COVID-19 deaths (dashed green line, right hand axis) are also following similar patterns, although the rate of increase since early December is less dramatic and closer to that seen over November. Note that, unlike in the rest of this blog, these death figures are based on date of death rather than date of registration, and count deaths within 28 days of a positive COVID-19 test. We are also seeing signs that deaths may also be levelling off somewhat, which is welcome news.

Weekly deaths remain above average seasonal levels

The latest statistics from the ONS include detailed breakdowns of deaths registered in England & Wales up to 15th January 2021. Combining this information with similar data from the corresponding statistical bodies in Scotland and Northern Ireland, we can examine emerging patterns in the data.

The final two weeks of 2020 saw unusually low registered deaths over the festive period, with some expected ‘catch-up’ in deaths in the first week of the new year. The second week of the year usually sees the highest deaths of any week – as seen in the dashed line which shows the average over the corresponding week in 2015 to 2019. However, the total weekly deaths seen in the latest week this year are actually close to those seen in the previous week, so we have not seen the expected increase.

Deaths directly attributable to COVID-19 have increased sharply

We focus on deaths where there is any mention of COVID-19 on the death certificate in the chart below.

The number of registered deaths which mention COVID-19 on the death certificate has again increased, albeit not as significantly. Deaths mentioning COVID-19 accounted for almost 40% of all deaths registered over the week.

Deaths excluding those linked to COVID-19 are below average levels (again comparing to 2015-2019) as can be seen from the chart below.

The bars shaded in red indicate weeks where total deaths were above average seasonal levels. This effect was particularly evident at the same time as the COVID-19 pandemic first hit the UK over April and May and was explored as ‘missed’ COVID-19 linked deaths in our earlier blog.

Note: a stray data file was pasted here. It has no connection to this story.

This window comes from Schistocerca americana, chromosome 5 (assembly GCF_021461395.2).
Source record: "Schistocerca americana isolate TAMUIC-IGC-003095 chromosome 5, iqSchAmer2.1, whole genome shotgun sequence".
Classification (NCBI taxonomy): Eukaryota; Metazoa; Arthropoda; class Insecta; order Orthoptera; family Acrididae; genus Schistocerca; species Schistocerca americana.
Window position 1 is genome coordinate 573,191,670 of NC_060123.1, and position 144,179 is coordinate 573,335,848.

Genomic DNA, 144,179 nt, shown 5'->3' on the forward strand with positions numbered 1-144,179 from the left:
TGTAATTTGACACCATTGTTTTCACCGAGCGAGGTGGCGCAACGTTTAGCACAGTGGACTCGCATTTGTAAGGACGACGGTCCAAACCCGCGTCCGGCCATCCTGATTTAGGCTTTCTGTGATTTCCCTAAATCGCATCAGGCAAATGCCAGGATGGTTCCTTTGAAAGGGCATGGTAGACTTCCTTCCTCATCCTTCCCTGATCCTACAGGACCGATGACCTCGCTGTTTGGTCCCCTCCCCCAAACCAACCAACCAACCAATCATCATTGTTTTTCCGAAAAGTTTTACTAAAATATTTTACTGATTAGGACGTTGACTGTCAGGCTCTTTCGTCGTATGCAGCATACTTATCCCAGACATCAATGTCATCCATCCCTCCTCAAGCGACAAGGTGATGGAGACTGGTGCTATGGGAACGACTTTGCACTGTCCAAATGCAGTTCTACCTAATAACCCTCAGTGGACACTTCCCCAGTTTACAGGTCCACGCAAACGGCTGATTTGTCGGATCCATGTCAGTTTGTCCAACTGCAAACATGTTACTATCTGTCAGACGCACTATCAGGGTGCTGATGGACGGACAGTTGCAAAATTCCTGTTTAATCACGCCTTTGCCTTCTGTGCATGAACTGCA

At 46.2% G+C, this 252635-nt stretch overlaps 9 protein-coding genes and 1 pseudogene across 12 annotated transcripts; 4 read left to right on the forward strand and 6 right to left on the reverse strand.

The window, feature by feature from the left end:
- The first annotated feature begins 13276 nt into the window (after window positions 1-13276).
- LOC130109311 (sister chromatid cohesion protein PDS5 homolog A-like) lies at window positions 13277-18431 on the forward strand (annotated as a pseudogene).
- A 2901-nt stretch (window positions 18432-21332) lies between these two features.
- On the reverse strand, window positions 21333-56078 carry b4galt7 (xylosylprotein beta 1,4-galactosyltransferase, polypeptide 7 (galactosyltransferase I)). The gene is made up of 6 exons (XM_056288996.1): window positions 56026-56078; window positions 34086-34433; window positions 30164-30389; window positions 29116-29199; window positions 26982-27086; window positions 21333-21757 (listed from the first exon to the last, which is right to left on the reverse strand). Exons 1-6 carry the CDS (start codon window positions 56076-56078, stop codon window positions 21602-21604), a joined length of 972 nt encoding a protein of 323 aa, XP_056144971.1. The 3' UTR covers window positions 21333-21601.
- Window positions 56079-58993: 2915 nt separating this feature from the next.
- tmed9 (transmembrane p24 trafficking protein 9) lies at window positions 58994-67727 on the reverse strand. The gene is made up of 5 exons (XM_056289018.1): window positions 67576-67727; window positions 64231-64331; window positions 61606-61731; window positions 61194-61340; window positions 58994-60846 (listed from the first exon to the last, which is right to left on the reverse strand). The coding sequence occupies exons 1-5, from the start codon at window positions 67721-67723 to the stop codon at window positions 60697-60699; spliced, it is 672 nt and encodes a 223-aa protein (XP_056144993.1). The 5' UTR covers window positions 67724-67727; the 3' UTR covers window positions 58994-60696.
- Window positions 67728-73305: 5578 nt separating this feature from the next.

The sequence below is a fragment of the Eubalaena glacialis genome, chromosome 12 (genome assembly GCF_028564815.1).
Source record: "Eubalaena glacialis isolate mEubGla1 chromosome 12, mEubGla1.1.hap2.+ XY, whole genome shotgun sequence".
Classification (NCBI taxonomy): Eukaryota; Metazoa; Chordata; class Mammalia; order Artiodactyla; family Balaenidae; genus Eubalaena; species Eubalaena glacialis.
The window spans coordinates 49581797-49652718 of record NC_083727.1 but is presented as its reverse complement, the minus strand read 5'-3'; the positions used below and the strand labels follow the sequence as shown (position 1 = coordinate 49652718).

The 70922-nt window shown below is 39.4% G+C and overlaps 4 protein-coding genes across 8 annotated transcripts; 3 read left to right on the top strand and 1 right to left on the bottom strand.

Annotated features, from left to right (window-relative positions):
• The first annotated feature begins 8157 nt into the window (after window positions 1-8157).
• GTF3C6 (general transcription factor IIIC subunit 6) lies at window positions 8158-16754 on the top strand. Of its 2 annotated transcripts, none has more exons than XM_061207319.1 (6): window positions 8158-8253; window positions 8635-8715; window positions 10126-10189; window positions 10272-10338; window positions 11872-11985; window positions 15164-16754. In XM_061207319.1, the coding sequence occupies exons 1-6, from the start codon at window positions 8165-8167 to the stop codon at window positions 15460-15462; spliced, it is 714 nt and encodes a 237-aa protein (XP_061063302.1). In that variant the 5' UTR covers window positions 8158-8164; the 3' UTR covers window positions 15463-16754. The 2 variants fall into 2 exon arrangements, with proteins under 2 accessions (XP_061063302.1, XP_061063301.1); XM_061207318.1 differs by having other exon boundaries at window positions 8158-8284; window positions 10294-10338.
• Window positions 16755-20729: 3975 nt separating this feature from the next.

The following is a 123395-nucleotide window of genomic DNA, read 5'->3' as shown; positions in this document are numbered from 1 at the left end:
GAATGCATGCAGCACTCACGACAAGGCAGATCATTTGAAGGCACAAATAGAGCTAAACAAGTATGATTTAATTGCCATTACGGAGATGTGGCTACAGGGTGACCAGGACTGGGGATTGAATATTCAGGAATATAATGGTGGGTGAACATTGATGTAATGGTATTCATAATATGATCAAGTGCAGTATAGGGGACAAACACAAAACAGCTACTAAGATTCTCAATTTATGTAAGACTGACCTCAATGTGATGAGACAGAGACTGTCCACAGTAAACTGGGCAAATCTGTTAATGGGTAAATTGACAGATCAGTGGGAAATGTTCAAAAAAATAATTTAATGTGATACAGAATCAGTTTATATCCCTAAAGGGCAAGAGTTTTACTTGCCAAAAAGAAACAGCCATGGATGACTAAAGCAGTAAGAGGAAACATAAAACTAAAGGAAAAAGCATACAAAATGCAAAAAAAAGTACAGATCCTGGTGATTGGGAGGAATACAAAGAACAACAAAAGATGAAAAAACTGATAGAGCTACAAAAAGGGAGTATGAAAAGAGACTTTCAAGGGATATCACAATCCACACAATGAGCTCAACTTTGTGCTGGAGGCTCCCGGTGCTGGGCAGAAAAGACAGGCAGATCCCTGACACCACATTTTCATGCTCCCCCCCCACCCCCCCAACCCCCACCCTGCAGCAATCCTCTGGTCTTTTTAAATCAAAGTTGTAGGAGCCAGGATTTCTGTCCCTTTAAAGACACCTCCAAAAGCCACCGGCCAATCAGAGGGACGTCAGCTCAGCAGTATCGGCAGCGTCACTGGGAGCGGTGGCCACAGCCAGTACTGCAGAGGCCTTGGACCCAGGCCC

While the weeks around the turn of the year were impacted by variations in the timing of festive bank holidays, the latest week saw a signifcant drop in these non COVID-19 deaths, offsetting the rise seen in COVID-19 deaths. This fall continues the trend seen over the last quarter of 2020 of steadily falling non COVID-19 deaths.

As noted above, while cases and hospitalisations are now falling, they both remain high. We are likely to see further tragic COVID-19 deaths in the weeks ahead, and concerns remain that the impact of disruption to healthcare services during the pandemic may have consequences in the short to medium term. Offsetting that, the hope is that the continued rollout of vaccinations will help stem both the case levels and ultimately deaths.

We will be keeping a close eye on the emerging statistics in the weeks and months ahead.

“All of the team at Club Vita wish to extend our condolences to anyone who has personally been touched by bereavement in recent months. We know that these deaths leave behind people who are missing loved ones. Our thoughts are with you…”